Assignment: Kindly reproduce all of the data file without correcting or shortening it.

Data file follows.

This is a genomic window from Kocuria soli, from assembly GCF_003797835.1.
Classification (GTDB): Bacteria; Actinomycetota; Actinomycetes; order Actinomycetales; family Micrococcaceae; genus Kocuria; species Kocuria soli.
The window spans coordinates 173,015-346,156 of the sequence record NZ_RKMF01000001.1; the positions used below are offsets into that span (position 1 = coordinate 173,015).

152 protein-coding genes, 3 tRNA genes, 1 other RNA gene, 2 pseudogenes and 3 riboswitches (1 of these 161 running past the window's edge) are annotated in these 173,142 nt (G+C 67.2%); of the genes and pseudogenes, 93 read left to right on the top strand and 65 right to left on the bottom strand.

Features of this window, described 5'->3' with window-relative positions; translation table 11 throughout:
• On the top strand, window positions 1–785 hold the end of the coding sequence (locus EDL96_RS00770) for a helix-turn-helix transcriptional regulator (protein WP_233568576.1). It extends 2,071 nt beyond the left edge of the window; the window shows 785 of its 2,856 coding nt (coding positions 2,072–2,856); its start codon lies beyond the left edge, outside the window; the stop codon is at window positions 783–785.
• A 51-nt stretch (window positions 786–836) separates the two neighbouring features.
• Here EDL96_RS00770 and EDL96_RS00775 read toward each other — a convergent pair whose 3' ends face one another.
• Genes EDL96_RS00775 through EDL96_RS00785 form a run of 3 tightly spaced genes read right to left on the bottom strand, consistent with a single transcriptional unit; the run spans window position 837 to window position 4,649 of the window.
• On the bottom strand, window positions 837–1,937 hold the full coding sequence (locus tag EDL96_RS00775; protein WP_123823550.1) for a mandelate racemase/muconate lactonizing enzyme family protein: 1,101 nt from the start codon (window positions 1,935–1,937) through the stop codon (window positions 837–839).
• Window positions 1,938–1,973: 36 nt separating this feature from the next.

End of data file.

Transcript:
This is a genomic window from Kocuria soli, from assembly GCF_003797835.1.
Classification (GTDB): Bacteria; Actinomycetota; Actinomycetes; order Actinomycetales; family Micrococcaceae; genus Kocuria; species Kocuria soli.
The window spans coordinates 173,015-346,156 of the sequence record NZ_RKMF01000001.1; the positions used below are offsets into that span (position 1 = coordinate 173,015).

152 protein-coding genes, 3 tRNA genes, 1 other RNA gene, 2 pseudogenes and 3 riboswitches (1 of these 161 running past the window's edge) are annotated in these 173,142 nt (G+C 67.2%); of the genes and pseudogenes, 93 read left to right on the top strand and 65 right to left on the bottom strand.

Features of this window, described 5'->3' with window-relative positions; translation table 11 throughout:
• On the top strand, window positions 1–785 hold the end of the coding sequence (locus EDL96_RS00770) for a helix-turn-helix transcriptional regulator (protein WP_233568576.1). It extends 2,071 nt beyond the left edge of the window; the window shows 785 of its 2,856 coding nt (coding positions 2,072–2,856); its start codon lies beyond the left edge, outside the window; the stop codon is at window positions 783–785.
• A 51-nt stretch (window positions 786–836) separates the two neighbouring features.
• Here EDL96_RS00770 and EDL96_RS00775 read toward each other — a convergent pair whose 3' ends face one another.
• Genes EDL96_RS00775 through EDL96_RS00785 form a run of 3 tightly spaced genes read right to left on the bottom strand, consistent with a single transcriptional unit; the run spans window position 837 to window position 4,649 of the window.
• On the bottom strand, window positions 837–1,937 hold the full coding sequence (locus tag EDL96_RS00775; protein WP_123823550.1) for a mandelate racemase/muconate lactonizing enzyme family protein: 1,101 nt from the start codon (window positions 1,935–1,937) through the stop codon (window positions 837–839).
• Window positions 1,938–1,973: 36 nt separating this feature from the next.